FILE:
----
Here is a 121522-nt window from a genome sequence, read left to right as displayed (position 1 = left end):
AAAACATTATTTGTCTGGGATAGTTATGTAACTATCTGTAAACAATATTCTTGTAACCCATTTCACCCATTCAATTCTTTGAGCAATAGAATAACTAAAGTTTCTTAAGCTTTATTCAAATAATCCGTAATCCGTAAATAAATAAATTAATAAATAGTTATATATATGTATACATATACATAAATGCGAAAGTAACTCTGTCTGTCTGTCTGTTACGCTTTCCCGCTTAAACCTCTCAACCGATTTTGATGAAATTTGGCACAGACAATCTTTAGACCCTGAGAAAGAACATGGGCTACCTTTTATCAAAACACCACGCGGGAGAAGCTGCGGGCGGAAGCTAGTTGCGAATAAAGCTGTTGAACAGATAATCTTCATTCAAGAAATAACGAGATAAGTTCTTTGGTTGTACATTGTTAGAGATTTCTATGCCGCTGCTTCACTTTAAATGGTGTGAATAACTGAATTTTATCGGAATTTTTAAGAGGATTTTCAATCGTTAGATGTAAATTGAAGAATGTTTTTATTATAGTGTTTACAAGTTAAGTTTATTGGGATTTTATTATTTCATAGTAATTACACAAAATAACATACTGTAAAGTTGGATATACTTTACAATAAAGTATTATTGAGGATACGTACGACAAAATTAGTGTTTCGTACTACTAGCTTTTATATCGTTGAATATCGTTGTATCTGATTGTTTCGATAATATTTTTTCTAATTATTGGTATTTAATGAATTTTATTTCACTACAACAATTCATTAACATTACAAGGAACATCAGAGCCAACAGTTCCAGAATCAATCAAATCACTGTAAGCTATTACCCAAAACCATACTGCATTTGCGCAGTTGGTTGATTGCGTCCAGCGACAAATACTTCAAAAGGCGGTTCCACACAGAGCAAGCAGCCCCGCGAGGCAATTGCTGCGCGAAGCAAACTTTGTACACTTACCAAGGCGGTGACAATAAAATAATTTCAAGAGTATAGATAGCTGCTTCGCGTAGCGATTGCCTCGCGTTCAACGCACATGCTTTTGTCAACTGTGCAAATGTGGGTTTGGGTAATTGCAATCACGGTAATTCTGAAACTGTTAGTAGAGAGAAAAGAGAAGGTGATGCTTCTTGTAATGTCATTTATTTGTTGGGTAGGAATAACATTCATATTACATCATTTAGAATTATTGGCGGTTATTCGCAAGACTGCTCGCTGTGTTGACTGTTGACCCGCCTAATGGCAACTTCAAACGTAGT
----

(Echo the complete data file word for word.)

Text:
Here is a 121522-nt window from a genome sequence, read left to right as displayed (position 1 = left end):
AAAACATTATTTGTCTGGGATAGTTATGTAACTATCTGTAAACAATATTCTTGTAACCCATTTCACCCATTCAATTCTTTGAGCAATAGAATAACTAAAGTTTCTTAAGCTTTATTCAAATAATCCGTAATCCGTAAATAAATAAATTAATAAATAGTTATATATATGTATACATATACATAAATGCGAAAGTAACTCTGTCTGTCTGTCTGTTACGCTTTCCCGCTTAAACCTCTCAACCGATTTTGATGAAATTTGGCACAGACAATCTTTAGACCCTGAGAAAGAACATGGGCTACCTTTTATCAAAACACCACGCGGGAGAAGCTGCGGGCGGAAGCTAGTTGCGAATAAAGCTGTTGAACAGATAATCTTCATTCAAGAAATAACGAGATAAGTTCTTTGGTTGTACATTGTTAGAGATTTCTATGCCGCTGCTTCACTTTAAATGGTGTGAATAACTGAATTTTATCGGAATTTTTAAGAGGATTTTCAATCGTTAGATGTAAATTGAAGAATGTTTTTATTATAGTGTTTACAAGTTAAGTTTATTGGGATTTTATTATTTCATAGTAATTACACAAAATAACATACTGTAAAGTTGGATATACTTTACAATAAAGTATTATTGAGGATACGTACGACAAAATTAGTGTTTCGTACTACTAGCTTTTATATCGTTGAATATCGTTGTATCTGATTGTTTCGATAATATTTTTTCTAATTATTGGTATTTAATGAATTTTATTTCACTACAACAATTCATTAACATTACAAGGAACATCAGAGCCAACAGTTCCAGAATCAATCAAATCACTGTAAGCTATTACCCAAAACCATACTGCATTTGCGCAGTTGGTTGATTGCGTCCAGCGACAAATACTTCAAAAGGCGGTTCCACACAGAGCAAGCAGCCCCGCGAGGCAATTGCTGCGCGAAGCAAACTTTGTACACTTACCAAGGCGGTGACAATAAAATAATTTCAAGAGTATAGATAGCTGCTTCGCGTAGCGATTGCCTCGCGTTCAACGCACATGCTTTTGTCAACTGTGCAAATGTGGGTTTGGGTAATTGCAATCACGGTAATTCTGAAACTGTTAGTAGAGAGAAAAGAGAAGGTGATGCTTCTTGTAATGTCATTTATTTGTTGGGTAGGAATAACATTCATATTACATCATTTAGAATTATTGGCGGTTATTCGCAAGACTGCTCGCTGTGTTGACTGTTGACCCGCCTAATGGCAACTTCAAACGTAGT